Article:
Communion Of Dreams


Spinning wheels, got to go ’round.*

The reviews have been mixed, but one aspect of the new movie Interstellar is pretty cool: the rendering of the black hole depicted in the movie.  Even moreso since it is as scientifically accurate as possible, based on close collaboration with noted astrophysicist Kip Thorne:

Still, no one knew exactly what a black hole would look like until they actually built one. Light, temporarily trapped around the black hole, produced an unexpectedly complex fingerprint pattern near the black hole’s shadow. And the glowing accretion disk appeared above the black hole, below the black hole, and in front of it. “I never expected that,” Thorne says. “Eugénie just did the simulations and said, ‘Hey, this is what I got.’ It was just amazing.”

In the end, Nolan got elegant images that advance the story. Thorne got a movie that teaches a mass audience some real, accurate science. But he also got something he didn’t expect: a scientific discovery. “This is our observational data,” he says of the movie’s visualizations. “That’s the way nature behaves. Period.” Thorne says he can get at least two published articles out of it.

The video is remarkable. Seriously. Go watch it.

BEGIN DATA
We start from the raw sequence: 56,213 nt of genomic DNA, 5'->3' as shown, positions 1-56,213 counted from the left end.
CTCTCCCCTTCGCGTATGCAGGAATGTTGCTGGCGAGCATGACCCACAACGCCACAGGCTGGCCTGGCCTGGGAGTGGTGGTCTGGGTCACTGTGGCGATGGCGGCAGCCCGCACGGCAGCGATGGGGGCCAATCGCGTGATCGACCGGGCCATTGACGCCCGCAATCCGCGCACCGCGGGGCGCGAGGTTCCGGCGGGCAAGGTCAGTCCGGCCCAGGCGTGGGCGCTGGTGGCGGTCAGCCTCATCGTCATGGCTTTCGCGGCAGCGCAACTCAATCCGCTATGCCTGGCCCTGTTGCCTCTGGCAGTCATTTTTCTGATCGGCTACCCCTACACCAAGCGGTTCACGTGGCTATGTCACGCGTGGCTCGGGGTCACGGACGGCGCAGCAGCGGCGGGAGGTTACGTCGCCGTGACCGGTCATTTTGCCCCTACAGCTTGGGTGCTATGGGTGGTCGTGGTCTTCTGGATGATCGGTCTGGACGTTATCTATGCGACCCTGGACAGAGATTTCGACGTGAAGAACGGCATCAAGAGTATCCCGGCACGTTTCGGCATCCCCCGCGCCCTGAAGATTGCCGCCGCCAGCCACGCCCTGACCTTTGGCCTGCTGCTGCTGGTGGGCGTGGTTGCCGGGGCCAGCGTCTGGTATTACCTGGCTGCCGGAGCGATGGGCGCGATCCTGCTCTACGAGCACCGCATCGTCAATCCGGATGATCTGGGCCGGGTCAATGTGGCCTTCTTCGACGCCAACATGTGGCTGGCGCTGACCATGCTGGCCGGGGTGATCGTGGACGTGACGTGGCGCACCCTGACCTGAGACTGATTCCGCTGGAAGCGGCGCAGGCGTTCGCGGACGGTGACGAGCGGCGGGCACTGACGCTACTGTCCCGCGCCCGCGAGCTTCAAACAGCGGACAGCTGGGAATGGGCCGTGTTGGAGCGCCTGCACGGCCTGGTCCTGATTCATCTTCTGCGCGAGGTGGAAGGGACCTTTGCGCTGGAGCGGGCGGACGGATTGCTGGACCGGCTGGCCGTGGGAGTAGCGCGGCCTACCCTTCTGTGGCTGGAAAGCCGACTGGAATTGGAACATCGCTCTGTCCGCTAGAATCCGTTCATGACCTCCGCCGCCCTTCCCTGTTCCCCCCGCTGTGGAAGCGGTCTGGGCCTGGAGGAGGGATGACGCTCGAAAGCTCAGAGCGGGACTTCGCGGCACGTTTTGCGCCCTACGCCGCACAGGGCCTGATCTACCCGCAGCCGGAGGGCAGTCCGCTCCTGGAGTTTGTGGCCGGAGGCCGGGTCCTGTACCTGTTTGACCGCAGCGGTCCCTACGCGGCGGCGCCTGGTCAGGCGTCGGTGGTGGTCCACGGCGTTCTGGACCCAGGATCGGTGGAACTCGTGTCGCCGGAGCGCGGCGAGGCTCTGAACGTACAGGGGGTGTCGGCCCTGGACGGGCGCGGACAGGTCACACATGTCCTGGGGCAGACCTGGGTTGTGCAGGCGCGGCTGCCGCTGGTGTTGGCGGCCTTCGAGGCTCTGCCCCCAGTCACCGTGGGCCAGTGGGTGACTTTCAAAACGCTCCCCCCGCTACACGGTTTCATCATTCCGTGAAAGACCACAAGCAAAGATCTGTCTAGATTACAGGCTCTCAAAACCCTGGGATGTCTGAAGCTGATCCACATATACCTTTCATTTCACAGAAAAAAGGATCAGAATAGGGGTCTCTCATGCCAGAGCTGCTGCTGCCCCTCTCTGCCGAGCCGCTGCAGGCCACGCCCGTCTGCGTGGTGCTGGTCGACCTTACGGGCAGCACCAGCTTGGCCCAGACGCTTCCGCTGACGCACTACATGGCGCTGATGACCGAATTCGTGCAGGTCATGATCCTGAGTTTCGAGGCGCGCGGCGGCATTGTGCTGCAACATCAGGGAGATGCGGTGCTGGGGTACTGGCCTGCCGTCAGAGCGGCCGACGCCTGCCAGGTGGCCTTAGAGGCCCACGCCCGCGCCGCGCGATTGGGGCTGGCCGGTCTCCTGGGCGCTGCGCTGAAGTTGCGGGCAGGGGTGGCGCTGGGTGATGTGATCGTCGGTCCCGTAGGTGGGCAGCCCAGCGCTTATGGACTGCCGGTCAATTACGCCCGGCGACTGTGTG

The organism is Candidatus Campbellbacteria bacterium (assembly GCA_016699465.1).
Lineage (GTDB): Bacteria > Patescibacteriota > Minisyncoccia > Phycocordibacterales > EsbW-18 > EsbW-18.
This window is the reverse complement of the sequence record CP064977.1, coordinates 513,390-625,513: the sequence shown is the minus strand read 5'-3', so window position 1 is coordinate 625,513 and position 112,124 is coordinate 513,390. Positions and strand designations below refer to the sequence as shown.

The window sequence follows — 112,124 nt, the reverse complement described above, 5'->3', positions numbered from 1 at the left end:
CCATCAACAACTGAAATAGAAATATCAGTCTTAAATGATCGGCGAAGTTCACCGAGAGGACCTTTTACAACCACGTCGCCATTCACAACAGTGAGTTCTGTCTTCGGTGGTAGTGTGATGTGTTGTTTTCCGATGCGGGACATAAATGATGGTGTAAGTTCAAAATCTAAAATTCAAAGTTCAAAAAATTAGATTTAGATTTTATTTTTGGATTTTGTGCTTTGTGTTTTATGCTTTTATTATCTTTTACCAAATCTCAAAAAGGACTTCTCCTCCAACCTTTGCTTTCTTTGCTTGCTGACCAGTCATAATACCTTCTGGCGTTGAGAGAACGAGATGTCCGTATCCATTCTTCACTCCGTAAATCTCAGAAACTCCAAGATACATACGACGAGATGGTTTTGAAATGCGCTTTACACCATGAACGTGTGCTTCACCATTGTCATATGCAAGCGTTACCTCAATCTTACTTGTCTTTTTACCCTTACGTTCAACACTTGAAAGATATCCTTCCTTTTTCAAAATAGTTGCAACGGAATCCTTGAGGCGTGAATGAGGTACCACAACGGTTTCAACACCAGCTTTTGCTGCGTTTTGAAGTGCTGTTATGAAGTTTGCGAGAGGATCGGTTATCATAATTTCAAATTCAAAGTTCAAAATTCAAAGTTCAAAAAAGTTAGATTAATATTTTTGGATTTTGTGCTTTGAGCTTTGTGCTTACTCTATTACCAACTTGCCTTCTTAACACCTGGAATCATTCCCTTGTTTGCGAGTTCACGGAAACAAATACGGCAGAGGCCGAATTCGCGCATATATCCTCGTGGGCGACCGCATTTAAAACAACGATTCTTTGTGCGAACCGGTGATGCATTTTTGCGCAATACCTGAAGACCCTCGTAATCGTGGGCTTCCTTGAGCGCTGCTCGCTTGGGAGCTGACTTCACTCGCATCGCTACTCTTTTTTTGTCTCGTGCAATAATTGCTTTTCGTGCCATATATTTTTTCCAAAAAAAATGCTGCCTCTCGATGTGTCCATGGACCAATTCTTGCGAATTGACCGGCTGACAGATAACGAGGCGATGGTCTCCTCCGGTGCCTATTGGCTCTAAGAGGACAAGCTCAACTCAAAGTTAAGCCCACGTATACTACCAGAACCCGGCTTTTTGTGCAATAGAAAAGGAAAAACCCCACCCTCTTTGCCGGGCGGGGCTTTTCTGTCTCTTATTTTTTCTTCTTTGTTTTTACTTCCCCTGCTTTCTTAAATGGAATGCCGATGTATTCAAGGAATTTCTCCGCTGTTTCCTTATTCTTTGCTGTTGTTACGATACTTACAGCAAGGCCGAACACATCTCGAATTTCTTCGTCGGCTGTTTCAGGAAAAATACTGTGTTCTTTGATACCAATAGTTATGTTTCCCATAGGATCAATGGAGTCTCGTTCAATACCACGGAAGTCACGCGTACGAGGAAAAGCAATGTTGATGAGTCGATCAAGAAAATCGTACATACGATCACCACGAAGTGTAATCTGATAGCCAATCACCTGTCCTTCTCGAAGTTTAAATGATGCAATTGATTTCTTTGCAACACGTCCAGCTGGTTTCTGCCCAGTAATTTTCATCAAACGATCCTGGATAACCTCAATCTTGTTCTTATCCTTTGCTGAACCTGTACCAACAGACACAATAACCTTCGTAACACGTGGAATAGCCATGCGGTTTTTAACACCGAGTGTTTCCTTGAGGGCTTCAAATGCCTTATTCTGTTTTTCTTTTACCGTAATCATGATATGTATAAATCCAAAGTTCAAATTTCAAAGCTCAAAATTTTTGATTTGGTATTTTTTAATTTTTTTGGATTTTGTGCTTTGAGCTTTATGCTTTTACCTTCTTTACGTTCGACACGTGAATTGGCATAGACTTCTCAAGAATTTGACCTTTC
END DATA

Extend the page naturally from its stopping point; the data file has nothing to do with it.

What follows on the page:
And in a nice bit of serendipity, there’s another fantastic bit of astrophysics in the news just now: actual images of planetary genesis from ALMA. Check it out:

A new image from ALMA, the Atacama Large Millimeter/submillimeter Array, reveals extraordinarily fine detail that has never been seen before in the planet-forming disc around a young star. ALMA’s new high-resolution capabilities were achieved by spacing the antennas up to 15 kilometers apart [1]. This new result represents an enormous step forward in the understanding of how protoplanetary discs develop and how planets form.

ALMA has obtained its most detailed image yet showing the structure of the disc around HL Tau [2], a million-year-old Sun-like star located approximately 450 light-years from Earth in the constellation of Taurus. The image exceeds all expectations and reveals a series of concentric and bright rings, separated by gaps.

 

That’s not computer-rendered theory. That’s an actual image, showing the formation of planets around this very young star.

Wow.

 

Jim Downey

*Naturally.

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